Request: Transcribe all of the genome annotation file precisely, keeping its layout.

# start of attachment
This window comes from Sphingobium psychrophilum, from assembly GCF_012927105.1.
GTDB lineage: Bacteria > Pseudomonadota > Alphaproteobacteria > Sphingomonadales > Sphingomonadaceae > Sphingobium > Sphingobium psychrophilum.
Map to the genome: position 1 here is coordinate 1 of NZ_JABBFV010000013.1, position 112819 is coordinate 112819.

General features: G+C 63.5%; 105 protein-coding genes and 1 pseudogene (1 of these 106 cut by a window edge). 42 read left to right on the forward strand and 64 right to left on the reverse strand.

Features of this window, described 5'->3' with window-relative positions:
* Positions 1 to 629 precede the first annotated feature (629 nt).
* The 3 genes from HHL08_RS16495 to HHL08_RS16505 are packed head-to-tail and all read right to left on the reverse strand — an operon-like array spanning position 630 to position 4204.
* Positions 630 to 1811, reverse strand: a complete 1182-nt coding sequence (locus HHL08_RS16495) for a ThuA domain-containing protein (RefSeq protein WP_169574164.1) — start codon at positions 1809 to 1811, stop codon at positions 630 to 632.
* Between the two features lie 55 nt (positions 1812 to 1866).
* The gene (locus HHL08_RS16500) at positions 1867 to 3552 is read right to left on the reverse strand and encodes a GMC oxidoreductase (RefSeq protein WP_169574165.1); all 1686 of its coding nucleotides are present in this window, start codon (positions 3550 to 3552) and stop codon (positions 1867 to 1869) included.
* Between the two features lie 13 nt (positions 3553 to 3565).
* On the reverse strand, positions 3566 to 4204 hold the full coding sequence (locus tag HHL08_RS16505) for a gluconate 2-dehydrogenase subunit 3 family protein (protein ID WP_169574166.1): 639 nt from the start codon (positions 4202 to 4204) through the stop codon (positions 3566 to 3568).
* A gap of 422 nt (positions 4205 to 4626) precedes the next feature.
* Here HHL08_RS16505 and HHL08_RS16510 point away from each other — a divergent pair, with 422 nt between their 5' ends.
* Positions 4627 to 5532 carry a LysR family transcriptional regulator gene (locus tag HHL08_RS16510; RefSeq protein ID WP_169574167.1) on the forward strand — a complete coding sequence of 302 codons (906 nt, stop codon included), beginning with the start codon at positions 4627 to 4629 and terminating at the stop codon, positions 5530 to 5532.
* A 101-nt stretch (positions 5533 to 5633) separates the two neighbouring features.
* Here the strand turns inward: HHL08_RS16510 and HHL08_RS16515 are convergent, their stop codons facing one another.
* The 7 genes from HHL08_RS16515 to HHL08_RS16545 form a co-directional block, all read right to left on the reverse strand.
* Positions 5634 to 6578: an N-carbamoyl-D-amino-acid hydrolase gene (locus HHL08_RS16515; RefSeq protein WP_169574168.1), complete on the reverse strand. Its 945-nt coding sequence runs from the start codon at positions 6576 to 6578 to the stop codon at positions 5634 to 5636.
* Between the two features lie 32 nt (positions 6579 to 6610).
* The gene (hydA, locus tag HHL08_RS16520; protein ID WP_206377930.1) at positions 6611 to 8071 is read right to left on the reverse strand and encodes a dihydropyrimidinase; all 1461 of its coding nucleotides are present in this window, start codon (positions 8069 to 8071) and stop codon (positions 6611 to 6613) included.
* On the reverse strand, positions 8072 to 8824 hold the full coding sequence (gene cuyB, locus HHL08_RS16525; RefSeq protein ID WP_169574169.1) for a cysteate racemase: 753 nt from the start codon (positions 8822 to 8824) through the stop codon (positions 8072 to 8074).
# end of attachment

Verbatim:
This window comes from Sphingobium psychrophilum, from assembly GCF_012927105.1.
GTDB lineage: Bacteria > Pseudomonadota > Alphaproteobacteria > Sphingomonadales > Sphingomonadaceae > Sphingobium > Sphingobium psychrophilum.
Map to the genome: position 1 here is coordinate 1 of NZ_JABBFV010000013.1, position 112819 is coordinate 112819.

General features: G+C 63.5%; 105 protein-coding genes and 1 pseudogene (1 of these 106 cut by a window edge). 42 read left to right on the forward strand and 64 right to left on the reverse strand.

Features of this window, described 5'->3' with window-relative positions:
* Positions 1 to 629 precede the first annotated feature (629 nt).
* The 3 genes from HHL08_RS16495 to HHL08_RS16505 are packed head-to-tail and all read right to left on the reverse strand — an operon-like array spanning position 630 to position 4204.
* Positions 630 to 1811, reverse strand: a complete 1182-nt coding sequence (locus HHL08_RS16495) for a ThuA domain-containing protein (RefSeq protein WP_169574164.1) — start codon at positions 1809 to 1811, stop codon at positions 630 to 632.
* Between the two features lie 55 nt (positions 1812 to 1866).
* The gene (locus HHL08_RS16500) at positions 1867 to 3552 is read right to left on the reverse strand and encodes a GMC oxidoreductase (RefSeq protein WP_169574165.1); all 1686 of its coding nucleotides are present in this window, start codon (positions 3550 to 3552) and stop codon (positions 1867 to 1869) included.
* Between the two features lie 13 nt (positions 3553 to 3565).
* On the reverse strand, positions 3566 to 4204 hold the full coding sequence (locus tag HHL08_RS16505) for a gluconate 2-dehydrogenase subunit 3 family protein (protein ID WP_169574166.1): 639 nt from the start codon (positions 4202 to 4204) through the stop codon (positions 3566 to 3568).
* A gap of 422 nt (positions 4205 to 4626) precedes the next feature.
* Here HHL08_RS16505 and HHL08_RS16510 point away from each other — a divergent pair, with 422 nt between their 5' ends.
* Positions 4627 to 5532 carry a LysR family transcriptional regulator gene (locus tag HHL08_RS16510; RefSeq protein ID WP_169574167.1) on the forward strand — a complete coding sequence of 302 codons (906 nt, stop codon included), beginning with the start codon at positions 4627 to 4629 and terminating at the stop codon, positions 5530 to 5532.
* A 101-nt stretch (positions 5533 to 5633) separates the two neighbouring features.
* Here the strand turns inward: HHL08_RS16510 and HHL08_RS16515 are convergent, their stop codons facing one another.
* The 7 genes from HHL08_RS16515 to HHL08_RS16545 form a co-directional block, all read right to left on the reverse strand.
* Positions 5634 to 6578: an N-carbamoyl-D-amino-acid hydrolase gene (locus HHL08_RS16515; RefSeq protein WP_169574168.1), complete on the reverse strand. Its 945-nt coding sequence runs from the start codon at positions 6576 to 6578 to the stop codon at positions 5634 to 5636.
* Between the two features lie 32 nt (positions 6579 to 6610).
* The gene (hydA, locus tag HHL08_RS16520; protein ID WP_206377930.1) at positions 6611 to 8071 is read right to left on the reverse strand and encodes a dihydropyrimidinase; all 1461 of its coding nucleotides are present in this window, start codon (positions 8069 to 8071) and stop codon (positions 6611 to 6613) included.
* On the reverse strand, positions 8072 to 8824 hold the full coding sequence (gene cuyB, locus HHL08_RS16525; RefSeq protein ID WP_169574169.1) for a cysteate racemase: 753 nt from the start codon (positions 8822 to 8824) through the stop codon (positions 8072 to 8074).